Australian Dictionary of Biography

  • Tip: searches only the name field
  • Tip: Use double quotes to search for a phrase

Cultural Advice

Aboriginal and Torres Strait Islander people should be aware that this website contains names, images, and voices of deceased persons.

In addition, some articles contain terms or views that were acceptable within mainstream Australian culture in the period in which they were written, but may no longer be considered appropriate.

These articles do not necessarily reflect the views of The Australian National University.

Older articles are being reviewed with a view to bringing them into line with contemporary values but the original text will remain available for historical context.

Michael Henry Downey (1877–1933)

by Jean P. Fielding

This article was published:

Michael Henry Downey (1877-1933), psychiatrist and army medical officer, was born on 20 October 1877 at Toolleen, Victoria, son of Irish-born William Downey, farmer, and his wife Ann, née Lynch. He was educated at Echuca Grammar School and in 1895 joined the Victorian Rangers. He began medicine at the University of Melbourne in 1896 and joined the University Officers' Corps in 1898, but moved to the University of Edinburgh (L.R.C.P., L.R.C.S., 1901). After service in the South African War in Cape Colony and western Transvaal as surgeon to the Royal Army Medical Corps, Downey returned to the University of Melbourne (M.B., B.S., 1904).

He had studied mental diseases with Sir Thomas Clouston at Edinburgh and W. Beattie Smith at Melbourne, and on 15 June 1905 was appointed assistant resident medical officer at Parkside Mental Asylum, Adelaide; from 1 January 1916 he was superintendent. From 1912 he lectured in psychological medicine at the University of Adelaide and about this time began negotiations for lunacy reform with the chief secretary. He recommended the Parkside asylum be renamed, that a filter in the form of a receiving house should be established between the patient's home and the asylum, and that private hospitals should be set up for patients, whose relatives objected to sending them to official mental institutions. All three proposals were eventually adopted.

In April 1909 Downey had been commissioned as a captain in the Australian Army Medical Corps and was promoted major in 1912 and lieutenant-colonel in 1915. On 10 February 1916 he joined the Australian Imperial Force in command of the 11th Australian Field Ambulance which, after training on Salisbury plain, England, took over the Divisional Rest Station at Steenwerck, France, on 30 November. Downey showed conspicuous ability as a leader and organizer. During the battle of Messines on 7 June 1917 he won the Distinguished Service Order for his part in the evacuation of wounded from the Advanced Dressing Station at Kandahar Farm; his devotion to duty and untiring energy inspired all under him, and the removal of 3000 wounded in seven days 'went without a hitch'. During the 3rd battle of Ypres Downey commanded II Anzac Corps Main Dressing Station and on 26 October he was promoted temporary colonel and assistant director of medical services, 5th Division; his rank was confirmed on 26 April 1918. He served throughout that year with the 5th Division. In January 1919 he was admitted to hospital; he returned to Australia and left the A.I.F. on 27 June. He had been mentioned in dispatches three times.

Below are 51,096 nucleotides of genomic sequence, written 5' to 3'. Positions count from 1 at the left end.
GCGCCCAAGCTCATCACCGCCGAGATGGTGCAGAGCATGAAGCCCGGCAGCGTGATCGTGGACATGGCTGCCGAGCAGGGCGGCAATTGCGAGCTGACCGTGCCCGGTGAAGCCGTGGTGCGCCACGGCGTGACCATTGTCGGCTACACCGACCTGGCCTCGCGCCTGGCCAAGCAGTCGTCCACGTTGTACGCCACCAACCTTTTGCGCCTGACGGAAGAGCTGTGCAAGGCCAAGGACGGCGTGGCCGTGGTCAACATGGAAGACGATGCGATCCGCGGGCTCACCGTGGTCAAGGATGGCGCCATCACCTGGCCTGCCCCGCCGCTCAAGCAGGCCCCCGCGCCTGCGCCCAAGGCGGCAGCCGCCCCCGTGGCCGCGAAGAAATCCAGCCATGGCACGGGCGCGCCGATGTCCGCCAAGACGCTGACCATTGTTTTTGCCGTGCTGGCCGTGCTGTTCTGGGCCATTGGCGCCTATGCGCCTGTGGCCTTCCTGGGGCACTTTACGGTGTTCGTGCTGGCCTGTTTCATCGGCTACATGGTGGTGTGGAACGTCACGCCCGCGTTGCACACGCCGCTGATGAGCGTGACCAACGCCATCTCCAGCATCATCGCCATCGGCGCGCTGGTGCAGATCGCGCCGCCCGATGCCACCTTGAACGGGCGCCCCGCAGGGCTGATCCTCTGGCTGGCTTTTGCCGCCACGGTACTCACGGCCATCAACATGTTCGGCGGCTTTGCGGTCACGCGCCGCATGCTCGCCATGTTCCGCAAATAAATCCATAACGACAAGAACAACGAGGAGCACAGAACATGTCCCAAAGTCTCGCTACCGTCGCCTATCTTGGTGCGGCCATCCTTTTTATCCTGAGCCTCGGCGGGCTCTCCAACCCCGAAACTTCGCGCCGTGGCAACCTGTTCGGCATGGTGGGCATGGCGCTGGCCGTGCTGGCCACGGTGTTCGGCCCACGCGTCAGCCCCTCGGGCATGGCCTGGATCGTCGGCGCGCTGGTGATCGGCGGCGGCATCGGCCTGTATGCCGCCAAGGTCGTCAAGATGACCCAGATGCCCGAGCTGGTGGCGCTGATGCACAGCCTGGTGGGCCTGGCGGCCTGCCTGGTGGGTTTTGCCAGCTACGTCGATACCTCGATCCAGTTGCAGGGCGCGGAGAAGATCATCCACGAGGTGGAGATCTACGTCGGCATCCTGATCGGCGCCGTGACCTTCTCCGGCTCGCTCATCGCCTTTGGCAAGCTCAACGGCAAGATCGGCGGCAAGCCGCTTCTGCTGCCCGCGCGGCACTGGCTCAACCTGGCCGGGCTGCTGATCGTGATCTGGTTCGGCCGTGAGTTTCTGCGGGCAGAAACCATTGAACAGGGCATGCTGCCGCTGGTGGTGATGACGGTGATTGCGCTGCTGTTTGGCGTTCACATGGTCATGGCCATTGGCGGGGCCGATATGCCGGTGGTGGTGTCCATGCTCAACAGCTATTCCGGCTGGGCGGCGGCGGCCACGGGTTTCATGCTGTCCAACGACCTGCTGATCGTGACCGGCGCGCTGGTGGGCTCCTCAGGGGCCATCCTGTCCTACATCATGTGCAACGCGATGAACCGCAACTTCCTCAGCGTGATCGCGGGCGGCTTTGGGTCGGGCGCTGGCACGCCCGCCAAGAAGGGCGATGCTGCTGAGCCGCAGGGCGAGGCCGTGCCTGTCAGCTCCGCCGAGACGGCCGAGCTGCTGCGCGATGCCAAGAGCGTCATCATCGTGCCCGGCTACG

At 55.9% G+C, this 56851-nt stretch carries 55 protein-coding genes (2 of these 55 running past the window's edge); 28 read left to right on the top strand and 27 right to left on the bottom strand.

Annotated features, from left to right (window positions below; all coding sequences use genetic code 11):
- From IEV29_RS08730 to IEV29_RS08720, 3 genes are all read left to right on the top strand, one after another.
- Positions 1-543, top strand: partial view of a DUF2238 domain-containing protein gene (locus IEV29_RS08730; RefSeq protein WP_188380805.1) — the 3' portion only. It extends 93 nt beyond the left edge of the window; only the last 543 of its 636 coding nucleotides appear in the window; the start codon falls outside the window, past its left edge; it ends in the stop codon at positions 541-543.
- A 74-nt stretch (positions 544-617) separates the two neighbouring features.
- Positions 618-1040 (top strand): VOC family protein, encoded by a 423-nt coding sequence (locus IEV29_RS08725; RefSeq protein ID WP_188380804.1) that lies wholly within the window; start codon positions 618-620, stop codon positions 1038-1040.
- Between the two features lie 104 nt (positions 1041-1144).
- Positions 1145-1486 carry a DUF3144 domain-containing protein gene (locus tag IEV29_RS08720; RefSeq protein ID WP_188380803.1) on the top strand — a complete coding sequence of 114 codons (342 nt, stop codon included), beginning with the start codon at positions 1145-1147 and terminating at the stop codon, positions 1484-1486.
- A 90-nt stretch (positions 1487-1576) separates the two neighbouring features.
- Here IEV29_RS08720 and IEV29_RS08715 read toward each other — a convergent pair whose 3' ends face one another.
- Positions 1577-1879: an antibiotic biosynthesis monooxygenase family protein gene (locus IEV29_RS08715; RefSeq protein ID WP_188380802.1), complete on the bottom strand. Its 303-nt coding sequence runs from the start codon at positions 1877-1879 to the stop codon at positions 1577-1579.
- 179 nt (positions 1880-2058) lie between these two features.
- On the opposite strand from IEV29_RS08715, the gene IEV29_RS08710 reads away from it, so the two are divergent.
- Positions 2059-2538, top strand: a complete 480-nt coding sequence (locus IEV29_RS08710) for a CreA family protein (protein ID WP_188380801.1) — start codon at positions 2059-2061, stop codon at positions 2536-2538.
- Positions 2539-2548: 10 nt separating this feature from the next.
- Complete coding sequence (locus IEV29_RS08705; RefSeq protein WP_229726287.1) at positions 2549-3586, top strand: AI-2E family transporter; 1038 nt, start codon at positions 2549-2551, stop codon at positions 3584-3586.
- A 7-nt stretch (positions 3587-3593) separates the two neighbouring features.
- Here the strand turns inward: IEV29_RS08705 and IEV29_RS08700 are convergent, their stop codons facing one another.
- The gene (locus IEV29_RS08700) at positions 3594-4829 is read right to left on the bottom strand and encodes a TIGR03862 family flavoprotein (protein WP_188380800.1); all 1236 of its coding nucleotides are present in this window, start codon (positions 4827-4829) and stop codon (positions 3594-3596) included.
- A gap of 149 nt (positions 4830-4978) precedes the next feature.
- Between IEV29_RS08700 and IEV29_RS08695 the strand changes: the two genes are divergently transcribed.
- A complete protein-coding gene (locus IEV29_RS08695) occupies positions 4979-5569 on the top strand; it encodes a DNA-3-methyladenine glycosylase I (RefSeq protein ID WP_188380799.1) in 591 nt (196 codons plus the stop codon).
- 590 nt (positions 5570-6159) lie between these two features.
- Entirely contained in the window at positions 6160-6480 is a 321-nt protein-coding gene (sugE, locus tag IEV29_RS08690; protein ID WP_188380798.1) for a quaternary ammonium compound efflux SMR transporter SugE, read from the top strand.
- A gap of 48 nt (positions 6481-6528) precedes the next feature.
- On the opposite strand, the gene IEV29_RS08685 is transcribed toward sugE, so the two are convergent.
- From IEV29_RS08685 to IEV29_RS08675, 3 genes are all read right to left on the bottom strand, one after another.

Downey commanded the 6th Cavalry Field Ambulance from 1920 to 1926 when he retired from the A.A.M.C. He had returned to his position as superintendent at Parkside, the only mental hospital in South Australia until Northfield opened in 1929, and in 1920-33 also lectured in psychological medicine at the University of Adelaide. In 1929 he presented a paper to the Australasian Medical Congress on the use of malaria in the treatment of general paralysis of the insane.

He died suddenly of heart disease at Calvary Hospital, North Adelaide, on 17 April 1933, and was buried in the Catholic section of West Terrace cemetery. He was survived by his wife Eva Agnes, née O'Brien, whom he had married at St Patrick's Cathedral, Melbourne, on 23 May 1906, and by their son. The Downey Receiving House, Glenside, honours his name.

Select Bibliography

  • University of Melbourne, Record of Active Service of Teachers, Graduates, Undergraduates, Officers and Servants in the European War, 1914-1918 (Melb, 1926)
  • C. E. W. Bean, The Australian Imperial Force in France, 1917-18 (Syd, 1933, 1937, 1942)
  • Nursing in South Australia: First Hundred Years 1837-1937 (Adel, 1939)
  • A. G. Butler (ed), The Official History of the Australian Army Medical Services in the War of 1914-1918, vol 3 (Canb, 1943)
  • H. T. Kay, 1870-1970: Commemorating the Centenary of Glenside Hospital (Adel, 1970)
  • Weekly Times (Melbourne), 4 Feb 1905
  • Advertiser (Adelaide), 18-19 Apr 1933
  • Chronicle (Adelaide), 20 Apr 1933
  • Downey file, war records section (Australian War Memorial).

Citation details

Jean P. Fielding, 'Downey, Michael Henry (1877–1933)', Australian Dictionary of Biography, National Centre of Biography, Australian National University,, published first in hardcopy 1981, accessed online 23 April 2024.

This article was published in hardcopy in Australian Dictionary of Biography, Volume 8, (Melbourne University Press), 1981

View the front pages for Volume 8

© Copyright Australian Dictionary of Biography, 2006-2024

Life Summary [details]


20 October, 1877
Toolleen, Victoria, Australia


17 April, 1933 (aged 55)
North Adelaide, Adelaide, South Australia, Australia

Cultural Heritage

Includes subject's nationality; their parents' nationality; the countries in which they spent a significant part of their childhood, and their self-identity.

Religious Influence

Includes the religion in which subjects were raised, have chosen themselves, attendance at religious schools and/or religious funeral rites; Atheism and Agnosticism have been included.